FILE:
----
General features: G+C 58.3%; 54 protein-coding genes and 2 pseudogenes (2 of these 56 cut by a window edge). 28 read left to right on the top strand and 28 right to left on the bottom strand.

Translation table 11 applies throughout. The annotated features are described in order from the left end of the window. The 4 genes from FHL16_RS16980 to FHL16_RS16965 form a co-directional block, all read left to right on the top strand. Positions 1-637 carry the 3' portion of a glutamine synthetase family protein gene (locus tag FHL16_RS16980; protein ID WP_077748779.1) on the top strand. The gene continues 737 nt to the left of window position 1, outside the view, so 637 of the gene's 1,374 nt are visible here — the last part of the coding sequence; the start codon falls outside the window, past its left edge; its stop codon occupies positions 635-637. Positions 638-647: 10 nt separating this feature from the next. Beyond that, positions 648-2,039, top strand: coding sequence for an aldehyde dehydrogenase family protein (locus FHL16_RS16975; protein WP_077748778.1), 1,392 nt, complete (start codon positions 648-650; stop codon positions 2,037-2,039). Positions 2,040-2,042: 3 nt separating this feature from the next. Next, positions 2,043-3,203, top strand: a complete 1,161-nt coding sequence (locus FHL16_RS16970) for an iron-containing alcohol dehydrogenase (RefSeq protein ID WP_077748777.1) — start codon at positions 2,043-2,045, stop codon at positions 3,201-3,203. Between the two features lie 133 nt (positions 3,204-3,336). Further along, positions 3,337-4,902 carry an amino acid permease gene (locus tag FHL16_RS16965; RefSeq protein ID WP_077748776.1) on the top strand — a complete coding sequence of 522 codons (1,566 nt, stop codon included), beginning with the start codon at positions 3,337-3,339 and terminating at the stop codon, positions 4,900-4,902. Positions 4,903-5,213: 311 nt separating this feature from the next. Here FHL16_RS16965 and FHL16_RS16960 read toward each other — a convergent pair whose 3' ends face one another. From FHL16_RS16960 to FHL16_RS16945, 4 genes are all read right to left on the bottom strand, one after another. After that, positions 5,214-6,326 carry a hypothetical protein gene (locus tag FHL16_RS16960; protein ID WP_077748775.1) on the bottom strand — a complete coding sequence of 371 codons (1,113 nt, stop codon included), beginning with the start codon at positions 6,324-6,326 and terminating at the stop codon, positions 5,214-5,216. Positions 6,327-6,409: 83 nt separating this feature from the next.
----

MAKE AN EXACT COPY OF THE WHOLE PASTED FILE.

General features: G+C 58.3%; 54 protein-coding genes and 2 pseudogenes (2 of these 56 cut by a window edge). 28 read left to right on the top strand and 28 right to left on the bottom strand.

Translation table 11 applies throughout. The annotated features are described in order from the left end of the window. The 4 genes from FHL16_RS16980 to FHL16_RS16965 form a co-directional block, all read left to right on the top strand. Positions 1-637 carry the 3' portion of a glutamine synthetase family protein gene (locus tag FHL16_RS16980; protein ID WP_077748779.1) on the top strand. The gene continues 737 nt to the left of window position 1, outside the view, so 637 of the gene's 1,374 nt are visible here — the last part of the coding sequence; the start codon falls outside the window, past its left edge; its stop codon occupies positions 635-637. Positions 638-647: 10 nt separating this feature from the next. Beyond that, positions 648-2,039, top strand: coding sequence for an aldehyde dehydrogenase family protein (locus FHL16_RS16975; protein WP_077748778.1), 1,392 nt, complete (start codon positions 648-650; stop codon positions 2,037-2,039). Positions 2,040-2,042: 3 nt separating this feature from the next. Next, positions 2,043-3,203, top strand: a complete 1,161-nt coding sequence (locus FHL16_RS16970) for an iron-containing alcohol dehydrogenase (RefSeq protein ID WP_077748777.1) — start codon at positions 2,043-2,045, stop codon at positions 3,201-3,203. Between the two features lie 133 nt (positions 3,204-3,336). Further along, positions 3,337-4,902 carry an amino acid permease gene (locus tag FHL16_RS16965; RefSeq protein ID WP_077748776.1) on the top strand — a complete coding sequence of 522 codons (1,566 nt, stop codon included), beginning with the start codon at positions 3,337-3,339 and terminating at the stop codon, positions 4,900-4,902. Positions 4,903-5,213: 311 nt separating this feature from the next. Here FHL16_RS16965 and FHL16_RS16960 read toward each other — a convergent pair whose 3' ends face one another. From FHL16_RS16960 to FHL16_RS16945, 4 genes are all read right to left on the bottom strand, one after another. After that, positions 5,214-6,326 carry a hypothetical protein gene (locus tag FHL16_RS16960; protein ID WP_077748775.1) on the bottom strand — a complete coding sequence of 371 codons (1,113 nt, stop codon included), beginning with the start codon at positions 6,324-6,326 and terminating at the stop codon, positions 5,214-5,216. Positions 6,327-6,409: 83 nt separating this feature from the next.